Haxan - Witchcraft through the Ages [Criterion Collection] [DVD] [1922]

Considered by many to be one of the truly great (and peculiar) silent films ever, Häxan is part documentary, part horror film, part social commentary, and always fascinating. Originally directed by Benjamin Christensen, the film regained a whole new audience in 1967 when British filmmaker Antony Balch recut the film and had beat novelist William Burroughs record narration (voiced in Burroughs' typically droll and ironic manner) and included a new avant-garde jazz score. The Criterion Collection has made both versions available on this DVD, which is great considering the many strengths of either cut. Christensen's longer 104-minute version has been beautifully restored by the Swedish Film Institute, utilizing a fine-grain master print taken from the original camera negative. New Swedish intertitles with optional English subtitles have been added, as well as a fantastic new orchestral score (available in robust 5.1 surround) that replicates the film's original music when it premiered in 1922. A wide variety of different scores (some orchestral, some using an organ) have been used for the film for its various video incarnations over the years, so it is a great delight to have the original music cues reinstated. The film, which is presented in its original theatrical aspect ratio of 1.33:1 (full screen), has also been re-tinted to its former glory. The film is also equipped with an optional commentary track by noted Danish silent film historian Casper Tybjerg. The track is informative (giving detailed accounts of the director's career, as well as the peculiar originality of the film itself and how it incorporates many disparate film styles into a cohesive whole), but the track occasionally grows turgid in spots. Overall, the track is worthwhile and Tybjerg's obvious enthusiasm for the film is commendable. Also available on the disc is the 76-minute version of the film called Witchcraft Through the Ages. This version is most notable for its acerbic narration and its sometimes inappropriate jazz soundtrack (featuring violinist Jean-Luc Ponty). An interesting version (and one useful for comparisons with the original), but an inferior cut of the film nonetheless. The black-and-white image is acceptable, though it does not compare to the beautiful appearance of the longer version. The disc also contains a very brief selection of outtakes, an optional introduction to Haxan by the director himself (taken from the 1941 re-release of the film), an excellent overview of many of the historical sources which Christensen used for the film, a great stills gallery, and useful liner notes. An overall excellent disc for a film which continues to cast a strange cinematic spell upon its viewers even after all these years.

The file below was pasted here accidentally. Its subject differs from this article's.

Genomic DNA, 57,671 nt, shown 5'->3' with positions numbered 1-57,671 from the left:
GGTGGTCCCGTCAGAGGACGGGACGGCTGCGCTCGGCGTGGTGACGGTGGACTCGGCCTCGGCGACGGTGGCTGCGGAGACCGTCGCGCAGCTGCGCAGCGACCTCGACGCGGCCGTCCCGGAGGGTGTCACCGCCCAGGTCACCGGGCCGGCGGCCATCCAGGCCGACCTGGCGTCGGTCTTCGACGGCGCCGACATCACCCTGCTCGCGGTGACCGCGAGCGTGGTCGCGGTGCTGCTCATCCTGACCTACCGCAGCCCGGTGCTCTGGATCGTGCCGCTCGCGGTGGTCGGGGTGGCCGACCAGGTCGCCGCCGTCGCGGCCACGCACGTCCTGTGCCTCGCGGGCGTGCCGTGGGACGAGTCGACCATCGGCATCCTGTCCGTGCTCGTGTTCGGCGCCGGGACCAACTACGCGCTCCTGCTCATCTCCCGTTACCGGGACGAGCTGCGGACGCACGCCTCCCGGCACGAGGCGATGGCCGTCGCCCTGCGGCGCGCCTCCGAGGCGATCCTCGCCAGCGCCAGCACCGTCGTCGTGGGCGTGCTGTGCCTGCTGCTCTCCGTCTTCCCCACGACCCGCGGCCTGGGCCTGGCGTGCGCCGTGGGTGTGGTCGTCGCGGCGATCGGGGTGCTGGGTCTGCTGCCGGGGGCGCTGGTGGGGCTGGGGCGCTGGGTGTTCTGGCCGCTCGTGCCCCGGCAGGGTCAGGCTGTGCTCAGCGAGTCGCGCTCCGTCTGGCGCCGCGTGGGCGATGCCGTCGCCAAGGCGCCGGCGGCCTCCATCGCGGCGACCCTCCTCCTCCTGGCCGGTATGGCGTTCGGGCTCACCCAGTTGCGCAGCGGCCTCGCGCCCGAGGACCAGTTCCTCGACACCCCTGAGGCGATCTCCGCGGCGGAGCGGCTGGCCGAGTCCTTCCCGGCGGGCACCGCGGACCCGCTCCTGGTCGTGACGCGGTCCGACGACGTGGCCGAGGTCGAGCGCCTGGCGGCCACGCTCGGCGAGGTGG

$29.99
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Overview

Special Features

  • New digital, speed-corrected transfer of the Swedish Film Institute's tinted restoration
  • Music from the original Danish premiere, arranged by film music specialist Gillian Anderson and performed by the Czech Film Orchestra, presented in Dolby Digital 5.0
  • Commentary by Danish silent film scholar Casper Tybjerg
  • Benjamin Christensen's introduction to the 1941 re-release
  • A short selection of outtakes
  • Bibliothèque Diabolique, a photographic exploration of Christensen's historical sources
  • Stills gallery
  • New English translation of intertitles
  • "Witchcraft Through the Ages [1968]: the 76-minute version of Häxan, narrated by William S. Burroughs, with a soundtrack featuring Jean-Luc Ponty
  • English subtitles for the deaf and hearing impaired
  • Optimal image quality: RSDL dual-layer edition

Synopsis

Häxan
Danish filmmaker Benjamin Christensen's obsession with bizarre lighting effects reached its apotheosis with his 1922 masterpiece Häxan. Beginning in a deceptively sedate fashion with a series of woodcuts and engravings (a technique later adopted by RKO producer Val Lewton), the film then shifts into gear with a progression of dramatic vignettes, illustrating the awesome power of witchcraft in the Middle Ages. So powerful are some of these images that even some modern viewers will avert their eyes from the screen. Though obviously a work of pure imagination, the film occasionally takes on the dimensions of a documentary, a byproduct of the extensive research done by Christensen before embarking on the project (incidentally, the director himself can be seen in the film in a dual role as Satan and the Doctor). Häxan marked a parting of the ways for Christensen and the Danish film industry; thereafter, he confined his activities to the German cinema, before answering Hollywood's call in 1928. A separate version of this film exists, with a shorter running time, retitled Witchcraft Through the Ages and released in 1968. It features narration by the legendary Beat writer William S. Burroughs (Naked Lunch) and a score by Jean-Luc Ponty. ~ Hal Erickson, Rovi

Cast & Crew

  • Benjamin Christensen
    Benjamin Christensen - Doctor, Satan
  • Clara Pontoppidan
    Clara Pontoppidan - Nun
  • Astrid Holm
    Astrid Holm - Anna
  • Image coming soon
    Oscar Stribolt - A Doctor
Product images, including color, may differ from actual product appearance.